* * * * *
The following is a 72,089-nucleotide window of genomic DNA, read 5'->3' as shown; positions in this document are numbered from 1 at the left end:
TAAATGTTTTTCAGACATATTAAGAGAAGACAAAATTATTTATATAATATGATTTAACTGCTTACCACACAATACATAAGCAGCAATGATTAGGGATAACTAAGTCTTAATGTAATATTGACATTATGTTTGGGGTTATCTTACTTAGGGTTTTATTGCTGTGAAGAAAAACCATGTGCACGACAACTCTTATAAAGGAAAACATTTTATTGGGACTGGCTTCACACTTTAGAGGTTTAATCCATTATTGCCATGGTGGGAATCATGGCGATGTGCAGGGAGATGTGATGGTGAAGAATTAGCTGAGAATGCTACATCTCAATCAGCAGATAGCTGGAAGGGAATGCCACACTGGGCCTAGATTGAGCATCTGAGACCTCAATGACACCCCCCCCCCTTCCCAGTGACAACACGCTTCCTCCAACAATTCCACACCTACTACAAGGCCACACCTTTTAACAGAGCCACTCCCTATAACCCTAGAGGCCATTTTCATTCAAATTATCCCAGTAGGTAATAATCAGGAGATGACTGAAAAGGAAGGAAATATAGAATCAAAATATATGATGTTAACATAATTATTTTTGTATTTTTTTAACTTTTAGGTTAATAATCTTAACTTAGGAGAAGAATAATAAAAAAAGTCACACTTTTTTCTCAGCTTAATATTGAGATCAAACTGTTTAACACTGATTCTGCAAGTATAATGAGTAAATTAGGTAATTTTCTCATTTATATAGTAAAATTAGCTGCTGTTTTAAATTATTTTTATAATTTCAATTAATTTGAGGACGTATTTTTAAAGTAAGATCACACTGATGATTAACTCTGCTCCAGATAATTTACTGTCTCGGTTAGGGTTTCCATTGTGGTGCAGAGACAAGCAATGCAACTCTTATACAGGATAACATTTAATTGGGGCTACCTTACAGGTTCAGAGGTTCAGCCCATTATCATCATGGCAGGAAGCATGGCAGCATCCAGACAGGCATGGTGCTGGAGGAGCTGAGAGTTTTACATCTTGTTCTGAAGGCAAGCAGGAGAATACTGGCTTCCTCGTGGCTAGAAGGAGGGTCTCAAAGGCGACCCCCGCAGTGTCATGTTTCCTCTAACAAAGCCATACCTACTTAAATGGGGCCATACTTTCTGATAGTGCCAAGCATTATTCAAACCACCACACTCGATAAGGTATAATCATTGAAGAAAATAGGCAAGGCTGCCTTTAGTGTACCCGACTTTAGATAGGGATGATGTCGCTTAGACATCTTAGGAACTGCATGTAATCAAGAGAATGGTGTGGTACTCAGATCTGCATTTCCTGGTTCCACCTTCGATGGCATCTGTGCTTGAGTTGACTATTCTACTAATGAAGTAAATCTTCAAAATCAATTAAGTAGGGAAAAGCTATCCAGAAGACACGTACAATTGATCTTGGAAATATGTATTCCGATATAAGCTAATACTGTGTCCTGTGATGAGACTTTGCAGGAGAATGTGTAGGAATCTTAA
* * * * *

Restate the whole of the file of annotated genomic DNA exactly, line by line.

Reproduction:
The following is a 72,089-nucleotide window of genomic DNA, read 5'->3' as shown; positions in this document are numbered from 1 at the left end:
TAAATGTTTTTCAGACATATTAAGAGAAGACAAAATTATTTATATAATATGATTTAACTGCTTACCACACAATACATAAGCAGCAATGATTAGGGATAACTAAGTCTTAATGTAATATTGACATTATGTTTGGGGTTATCTTACTTAGGGTTTTATTGCTGTGAAGAAAAACCATGTGCACGACAACTCTTATAAAGGAAAACATTTTATTGGGACTGGCTTCACACTTTAGAGGTTTAATCCATTATTGCCATGGTGGGAATCATGGCGATGTGCAGGGAGATGTGATGGTGAAGAATTAGCTGAGAATGCTACATCTCAATCAGCAGATAGCTGGAAGGGAATGCCACACTGGGCCTAGATTGAGCATCTGAGACCTCAATGACACCCCCCCCCCTTCCCAGTGACAACACGCTTCCTCCAACAATTCCACACCTACTACAAGGCCACACCTTTTAACAGAGCCACTCCCTATAACCCTAGAGGCCATTTTCATTCAAATTATCCCAGTAGGTAATAATCAGGAGATGACTGAAAAGGAAGGAAATATAGAATCAAAATATATGATGTTAACATAATTATTTTTGTATTTTTTTAACTTTTAGGTTAATAATCTTAACTTAGGAGAAGAATAATAAAAAAAGTCACACTTTTTTCTCAGCTTAATATTGAGATCAAACTGTTTAACACTGATTCTGCAAGTATAATGAGTAAATTAGGTAATTTTCTCATTTATATAGTAAAATTAGCTGCTGTTTTAAATTATTTTTATAATTTCAATTAATTTGAGGACGTATTTTTAAAGTAAGATCACACTGATGATTAACTCTGCTCCAGATAATTTACTGTCTCGGTTAGGGTTTCCATTGTGGTGCAGAGACAAGCAATGCAACTCTTATACAGGATAACATTTAATTGGGGCTACCTTACAGGTTCAGAGGTTCAGCCCATTATCATCATGGCAGGAAGCATGGCAGCATCCAGACAGGCATGGTGCTGGAGGAGCTGAGAGTTTTACATCTTGTTCTGAAGGCAAGCAGGAGAATACTGGCTTCCTCGTGGCTAGAAGGAGGGTCTCAAAGGCGACCCCCGCAGTGTCATGTTTCCTCTAACAAAGCCATACCTACTTAAATGGGGCCATACTTTCTGATAGTGCCAAGCATTATTCAAACCACCACACTCGATAAGGTATAATCATTGAAGAAAATAGGCAAGGCTGCCTTTAGTGTACCCGACTTTAGATAGGGATGATGTCGCTTAGACATCTTAGGAACTGCATGTAATCAAGAGAATGGTGTGGTACTCAGATCTGCATTTCCTGGTTCCACCTTCGATGGCATCTGTGCTTGAGTTGACTATTCTACTAATGAAGTAAATCTTCAAAATCAATTAAGTAGGGAAAAGCTATCCAGAAGACACGTACAATTGATCTTGGAAATATGTATTCCGATATAAGCTAATACTGTGTCCTGTGATGAGACTTTGCAGGAGAATGTGTAGGAATCTTAA